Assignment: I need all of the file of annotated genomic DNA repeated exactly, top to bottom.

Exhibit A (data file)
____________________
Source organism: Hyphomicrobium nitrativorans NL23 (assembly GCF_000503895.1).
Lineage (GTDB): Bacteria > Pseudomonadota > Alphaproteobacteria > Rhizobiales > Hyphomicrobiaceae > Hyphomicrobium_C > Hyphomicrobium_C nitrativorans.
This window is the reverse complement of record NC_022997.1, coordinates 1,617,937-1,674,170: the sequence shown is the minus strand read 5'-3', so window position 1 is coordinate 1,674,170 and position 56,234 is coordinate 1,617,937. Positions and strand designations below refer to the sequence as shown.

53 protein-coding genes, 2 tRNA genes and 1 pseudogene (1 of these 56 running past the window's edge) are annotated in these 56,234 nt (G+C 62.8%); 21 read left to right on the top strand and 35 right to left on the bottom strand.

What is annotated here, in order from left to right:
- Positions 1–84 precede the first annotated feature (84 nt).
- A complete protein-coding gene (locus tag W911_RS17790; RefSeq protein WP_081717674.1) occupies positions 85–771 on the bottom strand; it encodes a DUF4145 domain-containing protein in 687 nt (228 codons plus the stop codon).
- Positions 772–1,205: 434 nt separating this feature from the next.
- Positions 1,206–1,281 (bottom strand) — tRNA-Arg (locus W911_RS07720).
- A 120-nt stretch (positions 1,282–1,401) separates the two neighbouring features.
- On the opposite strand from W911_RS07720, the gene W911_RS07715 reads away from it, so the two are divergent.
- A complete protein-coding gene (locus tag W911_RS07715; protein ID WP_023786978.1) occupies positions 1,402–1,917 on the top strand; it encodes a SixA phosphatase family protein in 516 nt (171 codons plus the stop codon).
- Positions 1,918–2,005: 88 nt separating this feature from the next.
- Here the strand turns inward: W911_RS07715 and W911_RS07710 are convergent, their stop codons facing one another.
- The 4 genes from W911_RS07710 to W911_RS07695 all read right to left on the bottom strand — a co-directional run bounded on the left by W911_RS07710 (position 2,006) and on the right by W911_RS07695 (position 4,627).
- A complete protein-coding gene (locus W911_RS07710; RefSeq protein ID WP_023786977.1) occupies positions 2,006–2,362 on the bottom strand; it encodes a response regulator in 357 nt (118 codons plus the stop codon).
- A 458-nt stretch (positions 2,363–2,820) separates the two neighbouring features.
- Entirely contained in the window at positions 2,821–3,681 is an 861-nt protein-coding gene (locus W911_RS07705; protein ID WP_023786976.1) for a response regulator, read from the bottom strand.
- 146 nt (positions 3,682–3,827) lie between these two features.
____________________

Source organism: Hyphomicrobium nitrativorans NL23 (assembly GCF_000503895.1).
Lineage (GTDB): Bacteria > Pseudomonadota > Alphaproteobacteria > Rhizobiales > Hyphomicrobiaceae > Hyphomicrobium_C > Hyphomicrobium_C nitrativorans.
This window is the reverse complement of record NC_022997.1, coordinates 1,617,937-1,674,170: the sequence shown is the minus strand read 5'-3', so window position 1 is coordinate 1,674,170 and position 56,234 is coordinate 1,617,937. Positions and strand designations below refer to the sequence as shown.

53 protein-coding genes, 2 tRNA genes and 1 pseudogene (1 of these 56 running past the window's edge) are annotated in these 56,234 nt (G+C 62.8%); 21 read left to right on the top strand and 35 right to left on the bottom strand.

What is annotated here, in order from left to right:
- Positions 1–84 precede the first annotated feature (84 nt).
- A complete protein-coding gene (locus tag W911_RS17790; RefSeq protein WP_081717674.1) occupies positions 85–771 on the bottom strand; it encodes a DUF4145 domain-containing protein in 687 nt (228 codons plus the stop codon).
- Positions 772–1,205: 434 nt separating this feature from the next.
- Positions 1,206–1,281 (bottom strand) — tRNA-Arg (locus W911_RS07720).
- A 120-nt stretch (positions 1,282–1,401) separates the two neighbouring features.
- On the opposite strand from W911_RS07720, the gene W911_RS07715 reads away from it, so the two are divergent.
- A complete protein-coding gene (locus tag W911_RS07715; protein ID WP_023786978.1) occupies positions 1,402–1,917 on the top strand; it encodes a SixA phosphatase family protein in 516 nt (171 codons plus the stop codon).
- Positions 1,918–2,005: 88 nt separating this feature from the next.
- Here the strand turns inward: W911_RS07715 and W911_RS07710 are convergent, their stop codons facing one another.
- The 4 genes from W911_RS07710 to W911_RS07695 all read right to left on the bottom strand — a co-directional run bounded on the left by W911_RS07710 (position 2,006) and on the right by W911_RS07695 (position 4,627).
- A complete protein-coding gene (locus W911_RS07710; RefSeq protein ID WP_023786977.1) occupies positions 2,006–2,362 on the bottom strand; it encodes a response regulator in 357 nt (118 codons plus the stop codon).
- A 458-nt stretch (positions 2,363–2,820) separates the two neighbouring features.
- Entirely contained in the window at positions 2,821–3,681 is an 861-nt protein-coding gene (locus W911_RS07705; protein ID WP_023786976.1) for a response regulator, read from the bottom strand.
- 146 nt (positions 3,682–3,827) lie between these two features.